If you’re part of a flexible or remote team, enterprise messenger platforms such as Slack, Flock and Fuze could fundamentally change how you communicate with clients and colleagues. Technology journalist James Day shares what you need to know
It’s like WhatsApp, but for internal business communications. That’s enterprise messaging in a nutshell. Rather than getting bogged down by email or locked into lengthy meetings, secure instant chat apps can speed up staff interaction and increase productivity.
With the enterprise messaging industry estimating that its five million global users could rise to a billion in 10 years’ time (1), this rapidly growing market is about to explode. With so many platforms to choose from and exciting technologies – such as artificial intelligence (AI), augmented reality (AR), the Internet of Things (IoT) and virtual reality (VR) – all set to play their part, here’s how to navigate the messaging minefield.
1. Why it might be time to switch
Open, efficient communication. It’s what every business believes in but doesn’t always deliver. Our love affair with email is understandable, but it’s a productivity killer when you think about how many messages it takes just to schedule a meeting. Now imagine an instant real-time conversation with every collaborator on that project and you might find you don’t need the meeting in the first place.
Secure enterprise messaging isn’t about replacing email. It’s about avoiding the traffic to arrive at your destination earlier. A survey from messenger app Flock, which launched in the UK in 2017, even suggests it’s reduced the number of meetings and emails required by its users by up to 70 per cent.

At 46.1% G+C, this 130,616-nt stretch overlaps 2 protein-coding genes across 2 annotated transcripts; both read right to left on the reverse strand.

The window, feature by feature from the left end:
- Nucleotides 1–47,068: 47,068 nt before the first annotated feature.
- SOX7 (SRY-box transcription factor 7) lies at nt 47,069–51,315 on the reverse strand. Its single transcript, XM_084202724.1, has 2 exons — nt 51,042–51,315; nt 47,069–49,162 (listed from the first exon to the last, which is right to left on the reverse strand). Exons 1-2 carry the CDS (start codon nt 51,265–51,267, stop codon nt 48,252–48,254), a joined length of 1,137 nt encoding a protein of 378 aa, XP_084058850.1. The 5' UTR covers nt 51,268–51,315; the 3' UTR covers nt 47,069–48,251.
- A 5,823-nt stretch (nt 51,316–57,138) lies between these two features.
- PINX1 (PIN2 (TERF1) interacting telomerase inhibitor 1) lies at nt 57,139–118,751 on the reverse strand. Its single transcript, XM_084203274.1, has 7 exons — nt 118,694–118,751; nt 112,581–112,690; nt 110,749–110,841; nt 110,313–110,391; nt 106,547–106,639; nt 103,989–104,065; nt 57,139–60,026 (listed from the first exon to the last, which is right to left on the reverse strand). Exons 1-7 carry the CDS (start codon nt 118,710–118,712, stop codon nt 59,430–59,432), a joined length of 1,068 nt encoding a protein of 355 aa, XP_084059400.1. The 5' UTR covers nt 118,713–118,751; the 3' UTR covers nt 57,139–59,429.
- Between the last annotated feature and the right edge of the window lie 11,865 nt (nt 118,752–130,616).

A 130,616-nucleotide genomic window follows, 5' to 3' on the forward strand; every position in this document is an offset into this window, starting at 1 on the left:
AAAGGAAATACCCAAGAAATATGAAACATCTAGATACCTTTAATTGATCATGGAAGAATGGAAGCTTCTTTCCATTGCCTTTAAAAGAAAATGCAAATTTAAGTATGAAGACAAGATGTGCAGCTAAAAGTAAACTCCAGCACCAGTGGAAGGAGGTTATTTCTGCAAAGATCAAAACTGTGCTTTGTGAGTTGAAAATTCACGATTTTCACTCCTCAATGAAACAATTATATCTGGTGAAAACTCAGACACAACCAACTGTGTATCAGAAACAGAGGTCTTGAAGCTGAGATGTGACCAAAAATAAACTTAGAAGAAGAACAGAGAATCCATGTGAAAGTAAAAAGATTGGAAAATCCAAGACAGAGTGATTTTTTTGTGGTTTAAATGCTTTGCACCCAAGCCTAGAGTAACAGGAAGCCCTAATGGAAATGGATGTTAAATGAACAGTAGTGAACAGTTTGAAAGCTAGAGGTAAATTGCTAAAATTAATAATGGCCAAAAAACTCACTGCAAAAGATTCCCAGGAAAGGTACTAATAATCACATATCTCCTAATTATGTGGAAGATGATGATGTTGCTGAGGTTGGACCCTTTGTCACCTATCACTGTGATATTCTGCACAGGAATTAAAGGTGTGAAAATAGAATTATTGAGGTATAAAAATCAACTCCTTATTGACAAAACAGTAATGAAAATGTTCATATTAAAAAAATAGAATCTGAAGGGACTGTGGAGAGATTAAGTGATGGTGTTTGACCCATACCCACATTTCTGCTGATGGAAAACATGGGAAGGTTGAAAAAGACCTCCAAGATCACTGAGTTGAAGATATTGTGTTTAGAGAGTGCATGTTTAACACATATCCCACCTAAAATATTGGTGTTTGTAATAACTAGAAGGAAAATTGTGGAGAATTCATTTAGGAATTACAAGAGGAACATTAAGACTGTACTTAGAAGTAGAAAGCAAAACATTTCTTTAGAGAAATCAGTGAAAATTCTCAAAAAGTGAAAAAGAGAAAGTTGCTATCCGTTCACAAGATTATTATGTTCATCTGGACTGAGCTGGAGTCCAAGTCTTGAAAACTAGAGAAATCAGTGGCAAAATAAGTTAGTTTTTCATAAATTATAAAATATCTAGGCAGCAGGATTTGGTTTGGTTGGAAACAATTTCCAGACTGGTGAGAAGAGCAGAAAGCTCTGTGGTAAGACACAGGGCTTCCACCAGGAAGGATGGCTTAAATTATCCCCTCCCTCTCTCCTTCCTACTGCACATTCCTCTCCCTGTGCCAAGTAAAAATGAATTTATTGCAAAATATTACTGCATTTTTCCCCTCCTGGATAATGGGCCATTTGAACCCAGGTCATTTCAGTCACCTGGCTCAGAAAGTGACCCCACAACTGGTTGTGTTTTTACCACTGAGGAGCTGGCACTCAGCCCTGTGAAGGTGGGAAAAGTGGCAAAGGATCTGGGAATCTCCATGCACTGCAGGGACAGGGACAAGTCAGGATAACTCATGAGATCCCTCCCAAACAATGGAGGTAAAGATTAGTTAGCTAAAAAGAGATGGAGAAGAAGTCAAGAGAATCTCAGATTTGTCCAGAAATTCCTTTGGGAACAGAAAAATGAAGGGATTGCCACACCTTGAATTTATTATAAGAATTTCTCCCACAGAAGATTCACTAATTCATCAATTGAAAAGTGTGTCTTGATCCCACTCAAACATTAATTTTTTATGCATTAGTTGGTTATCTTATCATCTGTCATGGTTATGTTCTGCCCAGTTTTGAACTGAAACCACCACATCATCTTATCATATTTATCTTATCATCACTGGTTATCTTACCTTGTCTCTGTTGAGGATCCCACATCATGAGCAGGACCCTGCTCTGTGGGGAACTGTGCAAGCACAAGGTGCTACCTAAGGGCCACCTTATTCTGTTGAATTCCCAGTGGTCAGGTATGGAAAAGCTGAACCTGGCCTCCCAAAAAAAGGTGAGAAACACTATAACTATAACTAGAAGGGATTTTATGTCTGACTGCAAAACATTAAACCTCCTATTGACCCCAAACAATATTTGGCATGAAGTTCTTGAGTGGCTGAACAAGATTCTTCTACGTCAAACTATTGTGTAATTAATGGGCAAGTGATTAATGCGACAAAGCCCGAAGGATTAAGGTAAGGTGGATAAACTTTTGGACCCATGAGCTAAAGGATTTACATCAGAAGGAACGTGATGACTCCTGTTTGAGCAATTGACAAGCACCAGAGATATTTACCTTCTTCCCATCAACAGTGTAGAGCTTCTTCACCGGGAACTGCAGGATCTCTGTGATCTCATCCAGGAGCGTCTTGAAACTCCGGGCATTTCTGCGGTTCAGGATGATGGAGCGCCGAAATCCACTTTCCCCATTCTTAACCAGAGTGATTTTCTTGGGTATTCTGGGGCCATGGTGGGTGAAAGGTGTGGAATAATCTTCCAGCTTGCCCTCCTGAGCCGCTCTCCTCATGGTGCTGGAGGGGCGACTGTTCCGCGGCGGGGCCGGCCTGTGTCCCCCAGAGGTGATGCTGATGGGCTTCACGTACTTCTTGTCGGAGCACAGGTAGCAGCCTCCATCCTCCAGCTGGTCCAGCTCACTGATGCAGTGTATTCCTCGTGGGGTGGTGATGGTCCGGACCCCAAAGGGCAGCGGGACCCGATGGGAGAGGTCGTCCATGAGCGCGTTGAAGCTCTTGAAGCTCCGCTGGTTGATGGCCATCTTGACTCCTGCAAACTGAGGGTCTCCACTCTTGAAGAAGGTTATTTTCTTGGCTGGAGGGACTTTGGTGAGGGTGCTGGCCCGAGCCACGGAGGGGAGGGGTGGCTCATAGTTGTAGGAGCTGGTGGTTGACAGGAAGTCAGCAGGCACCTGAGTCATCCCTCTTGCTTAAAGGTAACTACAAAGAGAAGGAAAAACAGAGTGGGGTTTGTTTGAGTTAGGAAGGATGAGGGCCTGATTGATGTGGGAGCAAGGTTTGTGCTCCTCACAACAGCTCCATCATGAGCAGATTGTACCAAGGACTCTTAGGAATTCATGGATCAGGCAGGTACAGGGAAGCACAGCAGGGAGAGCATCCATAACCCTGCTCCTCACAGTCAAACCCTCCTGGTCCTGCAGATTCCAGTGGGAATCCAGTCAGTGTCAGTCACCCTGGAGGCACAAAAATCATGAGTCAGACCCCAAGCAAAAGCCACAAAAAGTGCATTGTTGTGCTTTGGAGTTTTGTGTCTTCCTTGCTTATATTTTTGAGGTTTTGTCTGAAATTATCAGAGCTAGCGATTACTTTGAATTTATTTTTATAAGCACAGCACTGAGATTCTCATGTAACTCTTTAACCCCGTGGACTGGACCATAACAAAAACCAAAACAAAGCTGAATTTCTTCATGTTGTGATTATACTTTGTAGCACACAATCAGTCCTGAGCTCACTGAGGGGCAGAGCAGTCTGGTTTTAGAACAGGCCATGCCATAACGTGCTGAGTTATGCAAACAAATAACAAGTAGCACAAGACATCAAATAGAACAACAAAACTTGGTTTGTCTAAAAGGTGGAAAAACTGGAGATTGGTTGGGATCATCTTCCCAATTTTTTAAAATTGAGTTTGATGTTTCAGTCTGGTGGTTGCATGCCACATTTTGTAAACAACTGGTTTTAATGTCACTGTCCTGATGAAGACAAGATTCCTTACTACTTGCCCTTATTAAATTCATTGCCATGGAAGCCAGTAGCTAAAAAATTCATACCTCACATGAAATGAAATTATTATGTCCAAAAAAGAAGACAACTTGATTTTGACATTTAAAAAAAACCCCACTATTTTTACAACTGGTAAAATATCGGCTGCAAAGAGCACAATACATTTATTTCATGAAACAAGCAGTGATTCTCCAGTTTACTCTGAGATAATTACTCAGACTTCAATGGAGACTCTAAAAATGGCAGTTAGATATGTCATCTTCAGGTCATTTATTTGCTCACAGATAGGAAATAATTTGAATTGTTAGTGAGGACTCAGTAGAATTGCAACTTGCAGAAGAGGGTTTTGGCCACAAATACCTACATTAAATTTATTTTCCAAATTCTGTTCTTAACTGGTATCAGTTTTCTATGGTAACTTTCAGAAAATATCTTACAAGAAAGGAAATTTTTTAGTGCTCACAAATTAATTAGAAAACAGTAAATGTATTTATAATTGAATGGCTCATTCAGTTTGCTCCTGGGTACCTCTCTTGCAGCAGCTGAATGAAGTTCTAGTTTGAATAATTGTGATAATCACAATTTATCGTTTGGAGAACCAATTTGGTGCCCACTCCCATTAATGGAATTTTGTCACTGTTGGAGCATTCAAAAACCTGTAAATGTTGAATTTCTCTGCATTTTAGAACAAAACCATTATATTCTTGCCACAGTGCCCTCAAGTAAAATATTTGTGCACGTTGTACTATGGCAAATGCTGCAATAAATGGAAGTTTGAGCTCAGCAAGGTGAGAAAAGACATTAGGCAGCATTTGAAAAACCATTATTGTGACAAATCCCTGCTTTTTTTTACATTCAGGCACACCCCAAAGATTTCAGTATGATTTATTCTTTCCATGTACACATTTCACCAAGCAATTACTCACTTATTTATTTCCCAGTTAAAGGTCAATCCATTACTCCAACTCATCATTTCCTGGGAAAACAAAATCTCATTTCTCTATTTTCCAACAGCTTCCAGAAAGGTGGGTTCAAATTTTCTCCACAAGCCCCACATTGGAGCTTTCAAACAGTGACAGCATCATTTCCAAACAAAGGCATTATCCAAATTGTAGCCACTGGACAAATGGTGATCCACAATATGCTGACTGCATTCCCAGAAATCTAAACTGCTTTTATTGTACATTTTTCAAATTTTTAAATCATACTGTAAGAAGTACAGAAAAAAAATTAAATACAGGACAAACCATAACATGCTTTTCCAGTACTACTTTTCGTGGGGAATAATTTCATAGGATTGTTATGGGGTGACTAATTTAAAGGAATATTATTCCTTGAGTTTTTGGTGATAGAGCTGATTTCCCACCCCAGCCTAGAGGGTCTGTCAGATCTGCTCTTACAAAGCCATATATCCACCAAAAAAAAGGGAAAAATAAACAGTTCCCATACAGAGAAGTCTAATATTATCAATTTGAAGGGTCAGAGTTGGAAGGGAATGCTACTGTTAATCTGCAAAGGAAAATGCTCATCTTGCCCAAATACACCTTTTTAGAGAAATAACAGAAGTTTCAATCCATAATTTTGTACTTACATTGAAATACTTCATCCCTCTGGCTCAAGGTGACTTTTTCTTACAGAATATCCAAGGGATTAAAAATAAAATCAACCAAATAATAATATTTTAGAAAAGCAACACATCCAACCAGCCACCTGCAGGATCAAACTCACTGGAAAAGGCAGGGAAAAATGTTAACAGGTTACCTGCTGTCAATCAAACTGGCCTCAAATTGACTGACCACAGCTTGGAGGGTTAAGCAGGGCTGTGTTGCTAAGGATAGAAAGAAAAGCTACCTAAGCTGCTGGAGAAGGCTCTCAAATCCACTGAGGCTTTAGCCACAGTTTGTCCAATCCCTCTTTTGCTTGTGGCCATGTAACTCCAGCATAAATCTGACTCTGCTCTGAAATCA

“The business ecosystem has grown and workplace activities have become much more collaborative,” says the billionaire founder of Flock, Bhavin Turakhia. “That’s why we need to respond quickly to many workplace challenges. Clearly, tools that let users collaborate seamlessly and in real time are the need of the hour.”
2. What’s all the fuss about?
With individuals losing 27 minutes of productive time every day (equal to a whole day every month) due to IT problems, slow running systems, and outdated kit (2) – any tools that can help streamline daily work processes are winners.
A top enterprise messenger service offers more than just a convenient way to chat. For a start, it should work seamlessly across platforms, such as your desktop or laptop computer, smartphone and tablet. This also includes voice and video calling.
It should be easy to share digital content, for example, dragging and dropping a document you would normally attach to an email. Integration with external apps such as Dropbox, Trello, MailChimp and others is useful, as is secure cloud storage with several layers of encryption.
Finally, the service needs to be scalable to the size of the business and not compromise on performance if the team grows. Flock has been adopted by global management firm Accenture, electronics manufacturer Ricoh and Swiss Army knife maker Victorinox, while the even more popular Slack is used by computer giant IBM, British broadcaster ITV, Samsung, AirBnb, and eBay, and among others.
3. Leaders of the pack
Given it’s all about being snappy, it’s no wonder the services driving demand all have buzzword-style names. Fuze, Flock and Slack are already established and cover all the criteria listed above. The trio are geared towards end users and require very little set-up.
Twilio, on the other hand, is for developers seeking to embed real-time messaging into their software. Alternatives include Teamwire, used by banks and police forces in Germany, and BroadSoft, recently bought by Cisco Systems.
The freedom of open-source software may particularly appeal if you work with sensitive information, need to keep communications behind a firewall, or simply don’t trust the cloud and would rather use a local server. In that case, choose a service such as Rocket.Chat, Mattermost or Oneteam. Otherwise take your pick from the best of the rest jostling for space. In most cases, they are free to download and use, but offer paid-for premium features.
There’s no question that real-time messaging saved to the cloud ramps up productivity. For example, imagine a new member of staff joins the company and needs to get up to speed on a project. Rather than scheduling time-consuming meetings, conference calls or forwarding reams of email correspondence, the team’s conversation history and shared documents are instantly accessible so they can hit the ground running.